Monday, April 16, 2012

How to setup email in Sharepoint 2010 on a Windows 2008 R2 Server (relay to gmail)

  • Use Server Manager to add SMTP server feature
  • Launch IIS 6.0 admin console
  • SMTP Server Properties
    • Allow relay
    • TLS for Delivery
    • Port 587
    • as "smart host"
    • your domain as FDQN
    • Basic authentication with gmail address as user name and its associated password
  • Use Sharepoint Central Adminstration to set the SMTP server

Friday, April 13, 2012

What's a Thread?

One of the challenges for beginner programmers is adapting to the vocabulary in their field. 

The first time I heard the term "multi threaded" I had absoolutely no clue.  Looking up the definition didn't help much either.  At the time, I simply couldn't get over the feeling of being out of my depth.

Although it was a number of years ago, I suppose the same thing happens to beginning computer programmers.  I bet a good number of them up reading a definition similar to the following from Wikipedia at the time of this writing:
In computer science, a thread of execution is the smallest unit of processing that can be scheduled by an operating system. The implementation of threads and processes differs from one operating system to another, but in most cases, a thread is contained inside a process. Multiple threads can exist within the same process and share resources such as memory, while different processes do not share these resources. In particular, the threads of a process share the latter's instructions (its code) and its context (the values that its variables reference at any given moment). To give an analogy, multiple threads in a process are like multiple cooks reading off the same cook book and following its instructions, not necessarily from the same page.

On a single processor, multithreading generally occurs by time-division multiplexing (as in multitasking): the processor switches between different threads. This context switching generally happens frequently enough that the user perceives the threads or tasks as running at the same time. On a multiprocessor (including multi-core system), the threads or tasks will actually run at the same time, with each processor or core running a particular thread or task.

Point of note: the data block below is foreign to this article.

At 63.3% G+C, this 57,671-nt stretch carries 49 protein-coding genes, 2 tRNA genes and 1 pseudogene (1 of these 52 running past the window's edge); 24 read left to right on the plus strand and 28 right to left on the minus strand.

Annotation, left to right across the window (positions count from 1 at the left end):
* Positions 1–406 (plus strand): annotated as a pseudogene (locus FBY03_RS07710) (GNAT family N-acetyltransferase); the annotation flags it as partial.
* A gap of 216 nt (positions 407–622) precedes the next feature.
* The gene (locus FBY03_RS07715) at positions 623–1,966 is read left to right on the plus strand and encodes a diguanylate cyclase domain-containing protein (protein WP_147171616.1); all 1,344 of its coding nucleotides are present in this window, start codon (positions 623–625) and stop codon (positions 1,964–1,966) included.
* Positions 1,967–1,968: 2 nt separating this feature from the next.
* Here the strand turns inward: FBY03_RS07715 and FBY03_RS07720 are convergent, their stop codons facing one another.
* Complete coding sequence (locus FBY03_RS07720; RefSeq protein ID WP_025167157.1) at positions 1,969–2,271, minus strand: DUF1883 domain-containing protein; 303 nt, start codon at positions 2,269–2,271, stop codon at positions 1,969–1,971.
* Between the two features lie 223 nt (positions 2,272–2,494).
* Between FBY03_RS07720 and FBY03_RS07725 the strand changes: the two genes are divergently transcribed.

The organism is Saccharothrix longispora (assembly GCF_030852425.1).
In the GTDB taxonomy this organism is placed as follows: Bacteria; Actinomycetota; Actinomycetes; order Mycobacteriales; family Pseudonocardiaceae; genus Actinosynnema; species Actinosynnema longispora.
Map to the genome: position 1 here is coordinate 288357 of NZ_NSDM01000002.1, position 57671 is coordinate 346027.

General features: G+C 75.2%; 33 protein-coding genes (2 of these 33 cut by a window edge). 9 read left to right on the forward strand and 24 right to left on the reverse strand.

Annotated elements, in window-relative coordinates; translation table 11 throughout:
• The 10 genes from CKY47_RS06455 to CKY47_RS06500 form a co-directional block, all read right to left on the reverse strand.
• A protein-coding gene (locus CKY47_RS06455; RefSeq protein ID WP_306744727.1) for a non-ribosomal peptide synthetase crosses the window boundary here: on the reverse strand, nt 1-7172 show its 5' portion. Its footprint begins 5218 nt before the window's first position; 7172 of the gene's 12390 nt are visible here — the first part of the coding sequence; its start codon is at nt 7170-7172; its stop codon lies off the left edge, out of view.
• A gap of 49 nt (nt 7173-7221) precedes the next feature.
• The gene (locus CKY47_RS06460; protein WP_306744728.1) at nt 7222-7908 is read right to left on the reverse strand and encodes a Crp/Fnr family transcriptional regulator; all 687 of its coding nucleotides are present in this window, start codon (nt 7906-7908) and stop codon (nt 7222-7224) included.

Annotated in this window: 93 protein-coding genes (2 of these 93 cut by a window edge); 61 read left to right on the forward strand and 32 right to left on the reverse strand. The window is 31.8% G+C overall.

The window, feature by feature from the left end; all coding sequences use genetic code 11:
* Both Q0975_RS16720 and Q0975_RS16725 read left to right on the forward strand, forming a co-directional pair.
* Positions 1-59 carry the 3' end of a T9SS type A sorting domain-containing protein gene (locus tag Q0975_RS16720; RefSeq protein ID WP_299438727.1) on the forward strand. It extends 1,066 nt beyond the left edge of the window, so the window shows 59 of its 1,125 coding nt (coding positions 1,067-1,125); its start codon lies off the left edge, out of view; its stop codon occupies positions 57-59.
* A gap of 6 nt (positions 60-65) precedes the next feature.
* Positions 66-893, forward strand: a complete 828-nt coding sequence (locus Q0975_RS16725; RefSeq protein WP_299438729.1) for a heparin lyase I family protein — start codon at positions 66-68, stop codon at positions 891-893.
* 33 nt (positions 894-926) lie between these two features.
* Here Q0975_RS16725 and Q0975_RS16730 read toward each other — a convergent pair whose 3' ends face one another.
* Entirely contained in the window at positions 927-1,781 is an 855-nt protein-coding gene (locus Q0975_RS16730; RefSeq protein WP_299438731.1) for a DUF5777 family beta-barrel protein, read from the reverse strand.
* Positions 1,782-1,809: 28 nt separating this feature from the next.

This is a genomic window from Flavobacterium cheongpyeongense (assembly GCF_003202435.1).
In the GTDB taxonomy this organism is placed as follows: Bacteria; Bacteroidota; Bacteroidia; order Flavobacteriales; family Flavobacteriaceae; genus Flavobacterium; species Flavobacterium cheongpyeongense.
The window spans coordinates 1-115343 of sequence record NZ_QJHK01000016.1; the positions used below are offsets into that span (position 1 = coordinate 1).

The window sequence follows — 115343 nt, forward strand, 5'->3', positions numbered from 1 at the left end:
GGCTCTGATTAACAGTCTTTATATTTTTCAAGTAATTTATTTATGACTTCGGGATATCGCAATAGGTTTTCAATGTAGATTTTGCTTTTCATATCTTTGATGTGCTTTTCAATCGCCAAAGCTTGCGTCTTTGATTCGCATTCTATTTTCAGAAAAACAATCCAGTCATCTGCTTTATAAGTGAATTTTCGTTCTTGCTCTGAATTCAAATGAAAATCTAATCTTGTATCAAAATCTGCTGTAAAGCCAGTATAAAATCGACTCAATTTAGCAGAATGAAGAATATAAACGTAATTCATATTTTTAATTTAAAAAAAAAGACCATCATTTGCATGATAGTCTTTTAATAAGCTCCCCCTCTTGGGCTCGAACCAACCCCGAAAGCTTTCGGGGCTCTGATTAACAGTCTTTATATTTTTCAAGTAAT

Many modern operating systems directly support both time-sliced and multiprocessor threading with a process scheduler. The kernel of an operating system allows programmers to manipulate threads via the system call interface. Some implementations are called a kernel thread, whereas a lightweight process (LWP) is a specific type of kernel thread that shares the same state and information.

Why isn't the above definition very useful to beginners and only marginally useful to anyone else?

In my opinion, these kinds of definitions are not very useful to anybody because if you can comprehend it then you are already higher up on the learning curve that anyone who would actually need it in the first place.
The problem is that an understanding of threads is not the result of processing the words that make up its definition.  Rather it comes from an understanding of the environment that naturally gives rise to their existance.

How can this be improved upon?
Here's a first stab at a more concise way to saying all this.  The main difference is taht I try to use only words that a beginner would understand. 
  • Computers run programs one instruction at a time.
  • An operating system is a special program that orchestrates the execution of multiple other programs by organizing their instructions in memory and switching rapidly between them at a rate that gives the user an effect of simultaneous execution.
  • A thread is to a process as a process is to an operating system.
It is still up to the student to have a fair amount of mental acuity to process a more abstract description particularly the use of an analogy, so I'm not entirely sure this is an improvement but I do think it's in the direction of one.